Kent was alone in his apartment above the city of Las Vegas with its lights and people and he couldn’t figure out why he felt so totally out of control and desperate.
Suddenly, like he no longer had any real connection to his body, he was pushing himself off of the bed as tears trickled down his face. His breaths were coming at an even more rapid pace as he felt his feet taking him into the master bathroom. Kent wasn’t thinking straight, or really at all at this point, when he threw himself into his shower and turned on the water.
The ice-cold water hit him almost instantly and began to soak his shirt and pants. It wasn’t helping. His rational brain was long gone at this point as his mind was trying to grasp onto any semblance of reality. Kent screamed.
“Why isn’t this working? Why isn’t this fucking working?” he cried out as the cold water covered his face and kept him from opening his eyes.
He sat in the water for just a moment longer before ripping himself out of the steady stream and falling to the floor. The pain of the impact was the first thing to break through the wild haze that had been building in his mind. It centered him to the cold tile floor that only seconds before had made his body too sensitive.
He needed to calm down and think like Jack. Jack always talked about how he counted each breath. He needed to focus on patterns, on anything that would give his mind a pinpoint on which to settle. With each breathe in and out, Kent began to count the multi-colored tiles on the floor. By the time Kent was able to tune out the buzzing in his brain and calm his rapidly beating heart, he had noted that the bathroom contained 16 black speckled tiles and eight much smaller white ones.
He almost laughed at himself then, just over the absurdity of needing to count the tiles on the floor to feel safe. It was absurd in some ways. He had spent so long trying to help Jack to understand him, and now that Jack was gone he could finally empathize.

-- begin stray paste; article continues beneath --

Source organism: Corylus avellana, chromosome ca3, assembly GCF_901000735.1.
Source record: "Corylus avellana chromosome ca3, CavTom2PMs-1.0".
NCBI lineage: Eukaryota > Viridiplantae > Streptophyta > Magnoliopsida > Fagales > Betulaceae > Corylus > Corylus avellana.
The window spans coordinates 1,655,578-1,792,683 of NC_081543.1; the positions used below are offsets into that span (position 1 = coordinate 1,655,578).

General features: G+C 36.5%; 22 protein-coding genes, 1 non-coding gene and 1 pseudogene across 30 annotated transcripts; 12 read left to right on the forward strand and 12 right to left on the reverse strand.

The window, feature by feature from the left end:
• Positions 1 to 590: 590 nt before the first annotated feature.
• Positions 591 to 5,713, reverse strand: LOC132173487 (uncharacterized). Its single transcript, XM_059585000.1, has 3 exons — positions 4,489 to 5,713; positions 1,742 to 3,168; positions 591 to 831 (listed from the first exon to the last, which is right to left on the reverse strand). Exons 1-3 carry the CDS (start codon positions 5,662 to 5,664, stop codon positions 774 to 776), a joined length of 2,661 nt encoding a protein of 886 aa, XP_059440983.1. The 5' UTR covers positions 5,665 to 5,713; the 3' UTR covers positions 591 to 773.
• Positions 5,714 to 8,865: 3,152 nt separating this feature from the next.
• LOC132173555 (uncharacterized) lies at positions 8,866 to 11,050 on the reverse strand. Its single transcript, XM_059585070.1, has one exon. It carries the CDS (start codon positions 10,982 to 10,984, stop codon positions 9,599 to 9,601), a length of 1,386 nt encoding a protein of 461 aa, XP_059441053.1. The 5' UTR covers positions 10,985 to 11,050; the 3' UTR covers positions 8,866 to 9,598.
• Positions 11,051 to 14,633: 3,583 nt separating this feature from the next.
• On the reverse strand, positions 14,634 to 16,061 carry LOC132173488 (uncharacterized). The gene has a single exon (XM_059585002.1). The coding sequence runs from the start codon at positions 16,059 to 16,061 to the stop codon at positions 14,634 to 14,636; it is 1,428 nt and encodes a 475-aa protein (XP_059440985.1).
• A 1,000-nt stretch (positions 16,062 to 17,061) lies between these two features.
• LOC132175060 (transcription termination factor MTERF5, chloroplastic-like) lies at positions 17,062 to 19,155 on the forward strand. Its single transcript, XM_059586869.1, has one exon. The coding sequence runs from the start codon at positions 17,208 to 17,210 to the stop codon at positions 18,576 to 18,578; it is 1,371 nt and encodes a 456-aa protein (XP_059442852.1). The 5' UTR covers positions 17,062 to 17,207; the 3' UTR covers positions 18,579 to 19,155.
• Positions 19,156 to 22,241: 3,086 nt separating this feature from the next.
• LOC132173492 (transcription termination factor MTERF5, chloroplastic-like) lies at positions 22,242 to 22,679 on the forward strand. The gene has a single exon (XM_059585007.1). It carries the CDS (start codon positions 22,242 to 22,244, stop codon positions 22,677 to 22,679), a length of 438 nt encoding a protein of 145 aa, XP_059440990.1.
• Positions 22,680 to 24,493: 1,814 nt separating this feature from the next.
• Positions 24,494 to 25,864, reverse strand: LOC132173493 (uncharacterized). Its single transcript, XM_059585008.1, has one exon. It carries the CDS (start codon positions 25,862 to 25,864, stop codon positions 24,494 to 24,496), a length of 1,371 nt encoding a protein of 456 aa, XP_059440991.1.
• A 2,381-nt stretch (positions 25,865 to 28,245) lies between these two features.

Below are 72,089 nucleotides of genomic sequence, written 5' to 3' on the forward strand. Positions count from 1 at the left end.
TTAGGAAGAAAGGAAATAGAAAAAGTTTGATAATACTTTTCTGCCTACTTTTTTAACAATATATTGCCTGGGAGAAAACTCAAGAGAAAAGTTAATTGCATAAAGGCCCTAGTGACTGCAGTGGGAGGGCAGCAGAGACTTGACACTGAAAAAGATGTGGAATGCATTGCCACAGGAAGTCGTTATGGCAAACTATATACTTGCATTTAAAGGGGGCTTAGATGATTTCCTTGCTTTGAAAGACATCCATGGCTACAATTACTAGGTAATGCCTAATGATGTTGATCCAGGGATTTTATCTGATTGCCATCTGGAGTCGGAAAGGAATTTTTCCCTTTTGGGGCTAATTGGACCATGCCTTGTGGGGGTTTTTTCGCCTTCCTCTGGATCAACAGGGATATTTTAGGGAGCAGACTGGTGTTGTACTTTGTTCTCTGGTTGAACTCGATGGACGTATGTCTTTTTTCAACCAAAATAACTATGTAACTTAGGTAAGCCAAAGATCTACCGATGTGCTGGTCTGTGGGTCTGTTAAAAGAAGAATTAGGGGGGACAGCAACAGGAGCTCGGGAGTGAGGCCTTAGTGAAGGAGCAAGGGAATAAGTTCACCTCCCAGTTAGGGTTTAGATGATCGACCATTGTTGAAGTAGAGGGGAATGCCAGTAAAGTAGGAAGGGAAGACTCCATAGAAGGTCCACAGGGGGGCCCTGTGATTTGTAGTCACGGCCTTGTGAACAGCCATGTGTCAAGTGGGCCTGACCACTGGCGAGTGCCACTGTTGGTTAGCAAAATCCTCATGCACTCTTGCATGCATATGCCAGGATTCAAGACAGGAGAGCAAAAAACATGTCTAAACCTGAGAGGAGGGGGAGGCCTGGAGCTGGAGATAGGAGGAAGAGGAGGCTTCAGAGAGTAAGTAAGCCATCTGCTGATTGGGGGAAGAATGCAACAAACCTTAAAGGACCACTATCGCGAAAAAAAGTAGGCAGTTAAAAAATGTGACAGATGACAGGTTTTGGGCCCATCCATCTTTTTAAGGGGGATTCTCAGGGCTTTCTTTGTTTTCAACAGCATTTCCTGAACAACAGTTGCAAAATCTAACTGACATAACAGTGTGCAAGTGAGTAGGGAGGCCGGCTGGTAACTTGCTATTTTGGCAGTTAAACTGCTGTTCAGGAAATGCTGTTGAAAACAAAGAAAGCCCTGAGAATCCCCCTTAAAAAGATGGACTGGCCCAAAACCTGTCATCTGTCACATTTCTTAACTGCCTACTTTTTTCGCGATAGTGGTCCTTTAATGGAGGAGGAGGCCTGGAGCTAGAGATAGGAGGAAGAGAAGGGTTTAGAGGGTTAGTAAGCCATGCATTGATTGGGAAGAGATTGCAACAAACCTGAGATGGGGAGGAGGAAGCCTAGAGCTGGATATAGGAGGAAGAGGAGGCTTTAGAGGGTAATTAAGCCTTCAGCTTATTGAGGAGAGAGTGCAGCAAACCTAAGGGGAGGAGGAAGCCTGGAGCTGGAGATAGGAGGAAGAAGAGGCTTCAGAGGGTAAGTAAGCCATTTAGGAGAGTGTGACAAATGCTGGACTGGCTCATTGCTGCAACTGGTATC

Kent lay there for what seemed like hours as he stared down at the walls and tiling. It was only when he remembered the still-running shower that he decided to move. And so Kent Parson, first draft pick of the Las Vegas Aces, quite literally rolled himself over and onto his knees. He sat there for a moment, just watching the patterns in the tile floor before carefully placing his hands on his knees and standing up. The first thing he noticed after his less-than-graceful rise to his feet was how unsettling his own reflection was.
There were droplets of water dripping from his crazily spiked hair down his face and neck. His shirt and pants were soaked through completely, and his all-around appearance might have made his mother cry. Kent hated feeling useless, but more than that, he couldn’t stand being out of control.
He paused for a moment to run his fingers gently through his hair before he dropped his eyes from the mirror and took a step back towards the shower. Then he leaned across the bathtub’s edge and gently turned the knob back to center. Kent took a moment then to run his hands across his face and collect himself and his thoughts before he turned back towards the bathroom door and switched the light off.
His master bathroom was less than five feet from his bed, but with aching muscles and a drifting mind, each step felt like placing dead weight onto the floor. As Kent made his way into the darkened room, he peeled his water-soaked shirt from his back and began to gingerly rotate his shoulders and rub down his arms. Even though he hadn’t played a game in weeks, Kent felt drained in a way he hadn’t in years.
Slowly but surely, Kent began to wiggle himself out of the rest of his drenched attire, leaving only his boxers. For some reason it felt better to have them on, like the cold wetness was an anchor to the fact that he was there and alive. He walked forwards for three more steps before he collapsed into bed. Nothing felt right anymore. He missed his mother, his sister, his bed back home, but most of all, he missed Jack.